Monday, August 13, 2007

U.S. Market Seen For Iraqi-Made Clothes

By Stephen Farrell
New York Times
August 13, 2007

BAGHDAD, Aug. 12 — Iraqi and American officials think Iraq’s ailing economy could get a kick-start from American consumers interested in giving Iraqi-made clothes as Christmas presents.

“We are hoping if everything goes well, by Thanksgiving and Christmas we will have from the Mosul factory teenage clothing, and from the Najaf factory ready-made suits, and from the leather industries here, leather jackets, and so on,” Sami Al-Araji, the deputy industry minister, said Sunday during the announcement of a plan to put state industries back to work.

Mr. Al-Araji said an American team led by Paul A. Brinkley, the deputy under secretary of defense for business transformation in Iraq, was in discussions with major American retailers like Sears and Wal-Mart to have the clothing on sale in a limited number of major cities by the holiday season.

The first move into American markets would be mainly symbolic, he said, involving 10,000 to 12,000 leather jackets, 20,000 to 25,000 suits priced around $80 to $90, and a similar number of garments for teenagers.

“We could go higher, but we thought we would start modestly,” he added.

Mr. Brinkley, a proponent of the theory that getting Iraq’s state-owned industries back to work will revitalize the economy and lure unemployed Iraqis away from the insurgency, would not comment on discussions “that are under way with any specific retailers.”

However, he confirmed that negotiations were taking place with some American retailers. He also said that Shelmar Inc., a Memphis-based chain with 60 stores in eight states, had placed an order with an Iraqi state-owned clothing factory to buy a “few thousand” units of children’s clothes.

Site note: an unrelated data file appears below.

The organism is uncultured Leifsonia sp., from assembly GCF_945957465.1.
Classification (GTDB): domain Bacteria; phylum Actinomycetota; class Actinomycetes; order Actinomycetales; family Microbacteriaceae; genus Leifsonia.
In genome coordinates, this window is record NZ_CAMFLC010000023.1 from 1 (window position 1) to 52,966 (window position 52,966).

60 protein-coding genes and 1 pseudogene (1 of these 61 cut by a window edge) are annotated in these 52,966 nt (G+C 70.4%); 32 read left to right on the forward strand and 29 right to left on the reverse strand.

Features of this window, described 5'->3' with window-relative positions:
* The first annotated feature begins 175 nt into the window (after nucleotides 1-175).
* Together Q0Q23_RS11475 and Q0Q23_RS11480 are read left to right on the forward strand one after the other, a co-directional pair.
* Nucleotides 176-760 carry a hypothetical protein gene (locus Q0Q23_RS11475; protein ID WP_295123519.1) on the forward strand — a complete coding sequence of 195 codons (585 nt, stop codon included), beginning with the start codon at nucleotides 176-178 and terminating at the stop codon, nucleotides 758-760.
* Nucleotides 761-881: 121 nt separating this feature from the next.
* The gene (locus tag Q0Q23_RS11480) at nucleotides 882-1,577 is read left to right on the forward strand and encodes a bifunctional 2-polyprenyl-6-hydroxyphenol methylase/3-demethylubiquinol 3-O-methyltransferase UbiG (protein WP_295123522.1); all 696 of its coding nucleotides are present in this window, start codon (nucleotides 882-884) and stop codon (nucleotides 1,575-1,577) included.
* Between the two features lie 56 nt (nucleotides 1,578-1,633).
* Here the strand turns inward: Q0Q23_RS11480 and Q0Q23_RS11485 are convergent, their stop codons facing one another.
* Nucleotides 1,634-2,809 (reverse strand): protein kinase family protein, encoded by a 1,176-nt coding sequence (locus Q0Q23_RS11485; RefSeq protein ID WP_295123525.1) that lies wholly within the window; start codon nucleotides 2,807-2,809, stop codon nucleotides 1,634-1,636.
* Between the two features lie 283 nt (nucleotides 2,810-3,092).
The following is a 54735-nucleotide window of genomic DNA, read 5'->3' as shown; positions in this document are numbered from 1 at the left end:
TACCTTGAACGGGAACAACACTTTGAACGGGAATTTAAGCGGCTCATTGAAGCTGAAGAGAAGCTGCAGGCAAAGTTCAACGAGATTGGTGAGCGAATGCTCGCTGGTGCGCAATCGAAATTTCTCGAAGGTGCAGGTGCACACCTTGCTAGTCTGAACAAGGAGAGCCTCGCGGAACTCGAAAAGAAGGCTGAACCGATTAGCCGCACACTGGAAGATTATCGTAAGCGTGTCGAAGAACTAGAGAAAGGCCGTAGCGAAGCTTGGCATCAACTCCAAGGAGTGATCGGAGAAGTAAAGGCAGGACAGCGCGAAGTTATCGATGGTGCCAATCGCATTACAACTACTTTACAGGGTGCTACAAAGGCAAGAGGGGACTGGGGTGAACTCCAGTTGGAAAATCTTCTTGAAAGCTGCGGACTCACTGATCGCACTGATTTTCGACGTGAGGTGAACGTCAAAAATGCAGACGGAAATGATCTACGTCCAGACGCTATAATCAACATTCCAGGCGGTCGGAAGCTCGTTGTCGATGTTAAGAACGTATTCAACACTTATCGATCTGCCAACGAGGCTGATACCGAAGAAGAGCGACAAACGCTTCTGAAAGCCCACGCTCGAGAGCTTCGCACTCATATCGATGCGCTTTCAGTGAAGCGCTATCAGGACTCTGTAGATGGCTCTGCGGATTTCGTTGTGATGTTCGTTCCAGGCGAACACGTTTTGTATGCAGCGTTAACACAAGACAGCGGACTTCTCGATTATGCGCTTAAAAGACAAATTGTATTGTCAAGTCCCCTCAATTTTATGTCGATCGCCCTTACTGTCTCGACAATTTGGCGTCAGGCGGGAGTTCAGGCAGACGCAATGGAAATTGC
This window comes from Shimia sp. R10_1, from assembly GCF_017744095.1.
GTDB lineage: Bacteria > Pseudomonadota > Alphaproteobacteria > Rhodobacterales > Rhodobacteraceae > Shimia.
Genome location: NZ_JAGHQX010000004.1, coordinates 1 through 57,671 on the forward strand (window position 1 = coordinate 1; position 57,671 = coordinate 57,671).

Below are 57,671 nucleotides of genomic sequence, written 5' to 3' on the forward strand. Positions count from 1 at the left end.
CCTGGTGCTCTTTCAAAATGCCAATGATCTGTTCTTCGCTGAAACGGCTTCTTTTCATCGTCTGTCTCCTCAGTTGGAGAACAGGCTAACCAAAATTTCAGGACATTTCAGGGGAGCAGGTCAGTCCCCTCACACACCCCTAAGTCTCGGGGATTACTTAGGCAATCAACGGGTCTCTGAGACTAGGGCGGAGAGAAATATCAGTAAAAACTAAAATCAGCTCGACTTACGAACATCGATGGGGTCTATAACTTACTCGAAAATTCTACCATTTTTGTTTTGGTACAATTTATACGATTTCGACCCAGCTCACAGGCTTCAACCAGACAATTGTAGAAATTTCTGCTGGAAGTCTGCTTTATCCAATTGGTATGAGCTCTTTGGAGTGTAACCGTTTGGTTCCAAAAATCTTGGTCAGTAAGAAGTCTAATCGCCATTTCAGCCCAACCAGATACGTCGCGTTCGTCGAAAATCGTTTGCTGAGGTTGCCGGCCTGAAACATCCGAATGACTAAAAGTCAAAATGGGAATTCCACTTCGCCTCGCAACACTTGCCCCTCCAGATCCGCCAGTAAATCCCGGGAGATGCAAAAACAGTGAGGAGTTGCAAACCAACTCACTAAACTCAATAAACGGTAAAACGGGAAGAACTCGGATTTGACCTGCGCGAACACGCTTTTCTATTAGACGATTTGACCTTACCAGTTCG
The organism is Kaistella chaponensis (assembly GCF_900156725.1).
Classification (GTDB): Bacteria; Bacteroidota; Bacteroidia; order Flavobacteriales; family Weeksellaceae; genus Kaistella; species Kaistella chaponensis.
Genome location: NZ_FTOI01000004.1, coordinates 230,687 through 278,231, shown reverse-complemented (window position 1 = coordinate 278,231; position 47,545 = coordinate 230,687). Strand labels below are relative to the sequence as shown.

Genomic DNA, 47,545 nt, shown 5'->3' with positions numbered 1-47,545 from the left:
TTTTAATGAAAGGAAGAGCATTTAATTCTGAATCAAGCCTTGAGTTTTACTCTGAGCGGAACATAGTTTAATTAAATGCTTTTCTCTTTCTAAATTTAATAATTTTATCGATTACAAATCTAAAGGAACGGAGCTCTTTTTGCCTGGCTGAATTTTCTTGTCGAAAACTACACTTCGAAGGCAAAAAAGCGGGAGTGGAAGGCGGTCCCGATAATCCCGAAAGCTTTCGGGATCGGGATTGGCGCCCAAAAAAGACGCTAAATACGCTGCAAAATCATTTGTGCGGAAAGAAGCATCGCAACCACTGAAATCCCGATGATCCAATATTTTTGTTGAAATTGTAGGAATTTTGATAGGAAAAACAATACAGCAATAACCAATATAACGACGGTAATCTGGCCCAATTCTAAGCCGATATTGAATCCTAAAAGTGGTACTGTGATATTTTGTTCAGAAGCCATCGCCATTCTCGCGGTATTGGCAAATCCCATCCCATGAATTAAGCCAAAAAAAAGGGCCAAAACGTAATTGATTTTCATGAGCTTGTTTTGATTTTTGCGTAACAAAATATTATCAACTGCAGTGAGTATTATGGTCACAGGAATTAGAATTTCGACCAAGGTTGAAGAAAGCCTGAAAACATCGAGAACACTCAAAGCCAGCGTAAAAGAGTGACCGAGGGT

Restarting Iraq’s state-owned companies, regarded by some critics as an inefficient throwback to Saddam Hussein’s era, would be a reversal of the privatization model championed by L. Paul Bremer III, the American proconsul who governed Iraq from May 2003 to June 2004.

Speaking Sunday in the fortified Green Zone alongside Mr. Al-Araji and Bayan Jabr, the finance minister, Mr. Brinkley insisted that privatization remained the ultimate goal, but said urgent revitalization of the economy was a crucial part of the counterinsurgency plan of Gen. David H. Petraeus, the commander of American forces in Iraq.

“Economic development,” Mr. Brinkley said, “is at the core of his vision of how we bring political, economic and security restoration as a three-pronged effort here to create stability and enable the eventual drawdown of our presence here and the establishment of a stable government.”

The Iraqi ministers insisted that industry was the “core” of the Iraqi economy, and that restarting it would have a “cascade” effect.

Despite the ministers’ enthusiasm, some American officials urged caution. A senior United States Embassy official said last week: “You have to look on a case-by-case basis. One of the interesting trade-offs that we face in looking at these enterprises is that they all tended to be very large consumers of electricity, and this is one of the real tensions.”

He added: “I don’t think anybody has a problem in principle with the idea that if you can put people back to work that is a good thing. That is not in this situation an idea that people would argue with, but the question is at what cost are you going to be doing that? And if the cost is taking a lot of electricity from the grid, maybe you want to look at what the alternative uses of that might be.”

The effort to restart factories is by no means the first indication that Prime Minister Nuri Kamal al-Maliki’s government aims to pump cash into the economy. There are also plans for $30 million in microloans to small businesses, agriculture and government welfare programs.

Last month, at the start of an initiative to provide state subsidies to farmers, Talib Aziz, an American-educated economic adviser to Mr. Maliki, said: “The idea in the beginning was that unless security is provided in the country, the economy won’t move. The prime minister thinks the reverse, that the economy needs to improve in order to improve security. So he is going to use the public funds, public investment and government investment to jump-start the economy.”

He added, “The economy now is stalled, so he is doing just what F.D.R. did in the Great Depression.”

Damien Cave contributed reporting from Diyala.


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